III. Features

      A. Display
       
      The KY-Mk3500 has an angled 8-key spillproof keypad and red LED numerical display. The keys are large, raised and their markings are legible. All but the four Up/Down keys have their own inset indicator lights, which indicate power, mode and memory operation.
       
      The numerical display is large and bright. The numerical display area is divided between time (XX:XX) to the user’s left and power/temp to the user’s right. If the timer or program features are activated, the numerical display shows both the set time and the power/temperature. There is also a small “Hot Surface” LED icon on the panel.
      The Panasonic also actually uses the Ceran surface as a display of sorts. That is, there is a lighted circle just outside the faint positioning circle, which glows red whenever the unit is operating, awaiting a pan, or the Ceran is hot. Panasonic also claims that this display also changes brightness with the set power level, implying that the operator can judge the heat setting by a glance. Thus this display serves three purposes: (a) pan positioning; (b) burn safety; and (c) intensity.

      B. Safety Features
       
      As one would expect, there are a variety of safety features built into this appliance. In most cases, these features are controlled by detection circuits, some fixed, some defeatable/variable. This being a commercial unit, Panasonic has set the unit’s defaults with commercial users’ convenience in mind. If consumers want the full spectrum of safety settings, they need to vary these defaults. For instance, if a home cook wants to make sure the unit powers off if the pan is removed and not replaced within 3 minutes, they have to manually vary a default. Likewise if the operator wants the power to automatically shut off after 2 hours of no changes. But others, like the basic “Is there a pan there?” detection and overheat shutoff, are there no matter what and cannot be defeated.
      C. Settings & Programming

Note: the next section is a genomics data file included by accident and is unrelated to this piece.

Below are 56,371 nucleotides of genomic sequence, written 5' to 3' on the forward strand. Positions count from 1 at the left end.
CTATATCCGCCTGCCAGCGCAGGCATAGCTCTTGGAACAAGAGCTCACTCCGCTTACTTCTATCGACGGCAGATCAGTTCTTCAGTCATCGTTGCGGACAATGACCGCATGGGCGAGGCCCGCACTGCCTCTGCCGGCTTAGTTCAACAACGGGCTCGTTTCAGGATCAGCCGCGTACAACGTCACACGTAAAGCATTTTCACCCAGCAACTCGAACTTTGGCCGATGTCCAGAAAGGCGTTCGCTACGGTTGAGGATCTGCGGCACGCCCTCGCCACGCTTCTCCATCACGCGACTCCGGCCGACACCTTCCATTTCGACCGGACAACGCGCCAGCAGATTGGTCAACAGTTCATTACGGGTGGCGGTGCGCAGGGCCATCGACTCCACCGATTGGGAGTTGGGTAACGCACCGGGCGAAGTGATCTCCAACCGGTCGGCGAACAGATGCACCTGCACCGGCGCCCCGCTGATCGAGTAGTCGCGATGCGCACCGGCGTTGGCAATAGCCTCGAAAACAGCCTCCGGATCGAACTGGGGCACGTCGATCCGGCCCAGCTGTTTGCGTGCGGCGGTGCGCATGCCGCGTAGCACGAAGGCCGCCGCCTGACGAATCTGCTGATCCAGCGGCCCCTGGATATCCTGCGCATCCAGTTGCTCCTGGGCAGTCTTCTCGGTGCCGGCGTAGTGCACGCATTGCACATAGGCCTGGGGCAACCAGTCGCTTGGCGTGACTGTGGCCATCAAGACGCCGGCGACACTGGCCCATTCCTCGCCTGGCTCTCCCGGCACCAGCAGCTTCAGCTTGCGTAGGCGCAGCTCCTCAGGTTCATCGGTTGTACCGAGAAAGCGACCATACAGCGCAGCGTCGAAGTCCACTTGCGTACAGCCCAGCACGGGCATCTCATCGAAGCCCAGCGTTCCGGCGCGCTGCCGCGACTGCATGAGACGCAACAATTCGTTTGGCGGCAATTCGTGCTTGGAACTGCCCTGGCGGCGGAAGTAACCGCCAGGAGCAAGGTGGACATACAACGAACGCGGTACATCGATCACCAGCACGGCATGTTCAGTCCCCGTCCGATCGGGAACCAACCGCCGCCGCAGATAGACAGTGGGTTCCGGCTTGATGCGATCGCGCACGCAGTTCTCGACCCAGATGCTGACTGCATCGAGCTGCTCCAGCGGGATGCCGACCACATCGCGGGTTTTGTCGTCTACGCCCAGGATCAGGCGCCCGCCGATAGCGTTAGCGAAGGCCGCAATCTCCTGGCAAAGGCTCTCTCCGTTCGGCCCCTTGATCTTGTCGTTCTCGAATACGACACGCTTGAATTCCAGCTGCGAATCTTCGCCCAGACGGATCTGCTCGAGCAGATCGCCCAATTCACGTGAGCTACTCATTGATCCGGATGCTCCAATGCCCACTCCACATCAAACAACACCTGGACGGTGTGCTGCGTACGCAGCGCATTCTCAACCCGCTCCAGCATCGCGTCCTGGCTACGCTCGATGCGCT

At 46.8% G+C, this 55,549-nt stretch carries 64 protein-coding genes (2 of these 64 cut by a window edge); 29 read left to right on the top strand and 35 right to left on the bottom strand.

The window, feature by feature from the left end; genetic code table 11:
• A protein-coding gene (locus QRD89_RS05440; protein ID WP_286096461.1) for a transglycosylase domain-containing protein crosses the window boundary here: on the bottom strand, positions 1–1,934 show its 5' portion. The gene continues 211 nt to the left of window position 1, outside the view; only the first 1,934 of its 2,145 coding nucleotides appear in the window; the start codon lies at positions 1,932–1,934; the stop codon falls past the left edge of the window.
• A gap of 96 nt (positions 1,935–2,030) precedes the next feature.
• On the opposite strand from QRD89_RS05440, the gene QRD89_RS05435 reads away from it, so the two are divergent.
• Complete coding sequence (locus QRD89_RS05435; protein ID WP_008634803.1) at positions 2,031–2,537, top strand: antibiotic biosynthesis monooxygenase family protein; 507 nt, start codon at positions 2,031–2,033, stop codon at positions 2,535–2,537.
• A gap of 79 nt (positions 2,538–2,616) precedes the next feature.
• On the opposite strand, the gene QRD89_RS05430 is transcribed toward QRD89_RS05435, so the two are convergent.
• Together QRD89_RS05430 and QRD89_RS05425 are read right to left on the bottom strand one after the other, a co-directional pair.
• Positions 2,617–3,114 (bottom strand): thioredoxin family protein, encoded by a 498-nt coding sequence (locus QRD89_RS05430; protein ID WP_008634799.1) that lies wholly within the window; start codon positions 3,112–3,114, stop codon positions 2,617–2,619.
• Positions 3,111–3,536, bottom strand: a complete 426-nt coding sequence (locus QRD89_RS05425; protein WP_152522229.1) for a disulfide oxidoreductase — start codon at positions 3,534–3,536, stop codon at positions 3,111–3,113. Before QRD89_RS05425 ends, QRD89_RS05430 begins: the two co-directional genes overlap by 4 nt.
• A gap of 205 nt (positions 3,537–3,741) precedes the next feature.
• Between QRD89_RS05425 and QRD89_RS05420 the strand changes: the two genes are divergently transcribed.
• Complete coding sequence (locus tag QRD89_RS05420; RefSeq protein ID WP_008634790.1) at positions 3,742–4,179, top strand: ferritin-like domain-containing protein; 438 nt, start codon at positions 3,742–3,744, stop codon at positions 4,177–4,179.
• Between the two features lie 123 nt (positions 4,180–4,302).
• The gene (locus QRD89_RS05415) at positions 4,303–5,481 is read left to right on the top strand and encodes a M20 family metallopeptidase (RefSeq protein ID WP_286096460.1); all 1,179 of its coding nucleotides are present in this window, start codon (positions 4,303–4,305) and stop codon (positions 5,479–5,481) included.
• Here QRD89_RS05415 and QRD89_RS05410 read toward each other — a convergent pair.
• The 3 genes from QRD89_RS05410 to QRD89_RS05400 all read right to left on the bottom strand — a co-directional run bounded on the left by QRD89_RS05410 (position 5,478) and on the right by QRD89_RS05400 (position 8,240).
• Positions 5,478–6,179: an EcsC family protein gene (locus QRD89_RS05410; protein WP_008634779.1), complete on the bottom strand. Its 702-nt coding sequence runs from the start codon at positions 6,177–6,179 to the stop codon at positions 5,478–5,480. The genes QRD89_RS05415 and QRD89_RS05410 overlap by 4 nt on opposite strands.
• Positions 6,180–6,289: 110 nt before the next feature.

The KY-MK3500 features both power and temperature settings. For “regular” induction, there are 20 power settings, which range from 50 watts to 3500 watts. For non-ferromagnetic pans, there are 18 power settings, which range from 60 watts to 2400 watts. The display shows these settings in numerals 1-20 and 1-18 respectively. When the power is toggled on, the unit defaults to Setting 14 in both frequencies.

      The temperature settings are the same in both modes, with 22 selectable temperatures from 285F (140C) to 500F (260C). Other than for the very lowest temperature setting, each setting increase results in a 10F temperature increase. Usefully, the display shows the set temperature, not 1-22; and until the set temperature is reached, the display indicates “Preheat”. The unit beeps when it reaches the set temperature. The Panasonic measures pan temperature using an IR sensor beneath the glass; this sensor sits about 1 inch outside the centerpoint of the painted positioning markings, yet inside of the induction coil.

      The timer operation is fast and intuitive. Once the power or temperature is set and operating, the operator merely keys the timer’s dedicated up/down buttons, and the timer display area activates. Timer settings are in any 30-second interval between 30 seconds and 9 ½ hours, and the display will show remaining time. The beeps at the end of cooking are loud.
       
      There are nine available memory programs, which can be set for either power or temperature, along with time. Programming entails pressing and holding the Program mode button, selecting the program (1-9), then picking and setting the power or temperature, then setting the timer, and finally pressing and holding the Program button again. After that, to use any of the entered programs, you simply press the Program button, select which program, and the unit will run that program within 3 seconds.